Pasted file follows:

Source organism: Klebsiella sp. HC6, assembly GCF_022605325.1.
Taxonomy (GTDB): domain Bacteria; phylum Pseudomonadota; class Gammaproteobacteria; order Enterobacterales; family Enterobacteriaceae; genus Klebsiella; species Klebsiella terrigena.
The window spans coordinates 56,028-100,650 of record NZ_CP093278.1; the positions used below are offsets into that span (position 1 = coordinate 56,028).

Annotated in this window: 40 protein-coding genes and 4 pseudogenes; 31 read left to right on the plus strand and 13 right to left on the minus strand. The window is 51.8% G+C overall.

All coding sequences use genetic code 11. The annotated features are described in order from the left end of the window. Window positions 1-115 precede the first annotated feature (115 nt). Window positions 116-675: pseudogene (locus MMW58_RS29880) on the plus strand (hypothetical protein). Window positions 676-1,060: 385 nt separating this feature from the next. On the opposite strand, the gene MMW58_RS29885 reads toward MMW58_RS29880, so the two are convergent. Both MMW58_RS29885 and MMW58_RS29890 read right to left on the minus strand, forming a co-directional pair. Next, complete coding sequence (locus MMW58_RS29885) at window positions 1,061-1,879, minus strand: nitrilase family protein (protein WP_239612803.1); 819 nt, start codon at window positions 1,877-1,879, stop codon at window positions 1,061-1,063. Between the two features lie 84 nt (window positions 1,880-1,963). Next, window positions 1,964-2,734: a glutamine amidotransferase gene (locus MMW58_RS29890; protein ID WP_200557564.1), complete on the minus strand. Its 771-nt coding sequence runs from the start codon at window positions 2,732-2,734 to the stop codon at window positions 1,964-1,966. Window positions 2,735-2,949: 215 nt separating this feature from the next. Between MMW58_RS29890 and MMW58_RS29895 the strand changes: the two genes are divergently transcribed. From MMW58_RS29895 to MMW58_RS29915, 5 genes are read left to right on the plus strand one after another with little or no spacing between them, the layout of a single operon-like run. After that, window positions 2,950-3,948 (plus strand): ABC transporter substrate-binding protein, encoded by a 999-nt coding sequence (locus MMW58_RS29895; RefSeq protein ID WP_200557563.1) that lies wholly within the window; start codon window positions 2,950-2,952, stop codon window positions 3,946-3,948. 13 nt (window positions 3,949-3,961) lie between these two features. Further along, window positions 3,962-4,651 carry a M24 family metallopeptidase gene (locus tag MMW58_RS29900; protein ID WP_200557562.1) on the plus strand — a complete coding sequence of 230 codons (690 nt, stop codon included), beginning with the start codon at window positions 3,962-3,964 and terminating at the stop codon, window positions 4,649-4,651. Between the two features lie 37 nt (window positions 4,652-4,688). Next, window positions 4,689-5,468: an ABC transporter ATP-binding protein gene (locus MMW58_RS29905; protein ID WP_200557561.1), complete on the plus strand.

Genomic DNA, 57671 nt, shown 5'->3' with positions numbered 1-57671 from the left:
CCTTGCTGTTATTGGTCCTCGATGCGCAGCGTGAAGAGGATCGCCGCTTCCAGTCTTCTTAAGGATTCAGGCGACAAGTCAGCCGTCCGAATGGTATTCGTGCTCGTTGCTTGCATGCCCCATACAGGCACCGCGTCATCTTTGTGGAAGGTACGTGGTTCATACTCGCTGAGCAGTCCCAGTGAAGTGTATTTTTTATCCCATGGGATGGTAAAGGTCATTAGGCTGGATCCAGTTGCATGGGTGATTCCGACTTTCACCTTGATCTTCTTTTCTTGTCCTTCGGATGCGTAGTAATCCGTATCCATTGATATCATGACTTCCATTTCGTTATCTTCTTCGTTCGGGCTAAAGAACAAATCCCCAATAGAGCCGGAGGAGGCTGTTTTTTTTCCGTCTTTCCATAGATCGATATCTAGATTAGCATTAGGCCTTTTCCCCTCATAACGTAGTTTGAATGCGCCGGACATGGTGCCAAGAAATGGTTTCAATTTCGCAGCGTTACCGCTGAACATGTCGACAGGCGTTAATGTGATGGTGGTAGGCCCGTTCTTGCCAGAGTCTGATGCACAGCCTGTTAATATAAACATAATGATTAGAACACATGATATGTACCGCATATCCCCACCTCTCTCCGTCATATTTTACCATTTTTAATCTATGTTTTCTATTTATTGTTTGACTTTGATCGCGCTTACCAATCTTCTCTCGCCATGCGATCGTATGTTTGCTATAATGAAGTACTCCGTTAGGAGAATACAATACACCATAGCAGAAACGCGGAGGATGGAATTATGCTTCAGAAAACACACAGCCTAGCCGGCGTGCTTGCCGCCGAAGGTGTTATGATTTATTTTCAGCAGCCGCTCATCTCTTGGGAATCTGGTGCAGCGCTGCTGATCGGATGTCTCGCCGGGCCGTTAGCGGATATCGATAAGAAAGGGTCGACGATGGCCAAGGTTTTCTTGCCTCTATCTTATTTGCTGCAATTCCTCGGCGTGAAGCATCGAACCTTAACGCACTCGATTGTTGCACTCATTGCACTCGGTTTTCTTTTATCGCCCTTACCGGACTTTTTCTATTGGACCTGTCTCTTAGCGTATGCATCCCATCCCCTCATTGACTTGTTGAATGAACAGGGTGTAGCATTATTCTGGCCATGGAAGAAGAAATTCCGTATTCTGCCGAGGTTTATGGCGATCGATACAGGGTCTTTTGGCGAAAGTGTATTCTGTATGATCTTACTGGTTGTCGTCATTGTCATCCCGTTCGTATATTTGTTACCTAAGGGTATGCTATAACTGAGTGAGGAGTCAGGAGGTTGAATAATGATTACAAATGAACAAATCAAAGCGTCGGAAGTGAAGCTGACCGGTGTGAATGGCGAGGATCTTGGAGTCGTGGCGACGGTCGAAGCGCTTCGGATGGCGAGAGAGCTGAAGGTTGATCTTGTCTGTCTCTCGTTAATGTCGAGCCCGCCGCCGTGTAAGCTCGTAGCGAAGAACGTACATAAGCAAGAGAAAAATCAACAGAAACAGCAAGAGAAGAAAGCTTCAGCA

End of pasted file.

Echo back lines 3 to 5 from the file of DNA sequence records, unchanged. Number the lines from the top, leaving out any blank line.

The window spans coordinates 56,028-100,650 of record NZ_CP093278.1; the positions used below are offsets into that span (position 1 = coordinate 56,028).

Annotated in this window: 40 protein-coding genes and 4 pseudogenes; 31 read left to right on the plus strand and 13 right to left on the minus strand. The window is 51.8% G+C overall.

All coding sequences use genetic code 11. The annotated features are described in order from the left end of the window. Window positions 1-115 precede the first annotated feature (115 nt). Window positions 116-675: pseudogene (locus MMW58_RS29880) on the plus strand (hypothetical protein). Window positions 676-1,060: 385 nt separating this feature from the next. On the opposite strand, the gene MMW58_RS29885 reads toward MMW58_RS29880, so the two are convergent. Both MMW58_RS29885 and MMW58_RS29890 read right to left on the minus strand, forming a co-directional pair. Next, complete coding sequence (locus MMW58_RS29885) at window positions 1,061-1,879, minus strand: nitrilase family protein (protein WP_239612803.1); 819 nt, start codon at window positions 1,877-1,879, stop codon at window positions 1,061-1,063. Between the two features lie 84 nt (window positions 1,880-1,963). Next, window positions 1,964-2,734: a glutamine amidotransferase gene (locus MMW58_RS29890; protein ID WP_200557564.1), complete on the minus strand. Its 771-nt coding sequence runs from the start codon at window positions 2,732-2,734 to the stop codon at window positions 1,964-1,966. Window positions 2,735-2,949: 215 nt separating this feature from the next. Between MMW58_RS29890 and MMW58_RS29895 the strand changes: the two genes are divergently transcribed. From MMW58_RS29895 to MMW58_RS29915, 5 genes are read left to right on the plus strand one after another with little or no spacing between them, the layout of a single operon-like run. After that, window positions 2,950-3,948 (plus strand): ABC transporter substrate-binding protein, encoded by a 999-nt coding sequence (locus MMW58_RS29895; RefSeq protein ID WP_200557563.1) that lies wholly within the window; start codon window positions 2,950-2,952, stop codon window positions 3,946-3,948. 13 nt (window positions 3,949-3,961) lie between these two features. Further along, window positions 3,962-4,651 carry a M24 family metallopeptidase gene (locus tag MMW58_RS29900; protein ID WP_200557562.1) on the plus strand — a complete coding sequence of 230 codons (690 nt, stop codon included), beginning with the start codon at window positions 3,962-3,964 and terminating at the stop codon, window positions 4,649-4,651. Between the two features lie 37 nt (window positions 4,652-4,688). Next, window positions 4,689-5,468: an ABC transporter ATP-binding protein gene (locus MMW58_RS29905; protein ID WP_200557561.1), complete on the plus strand.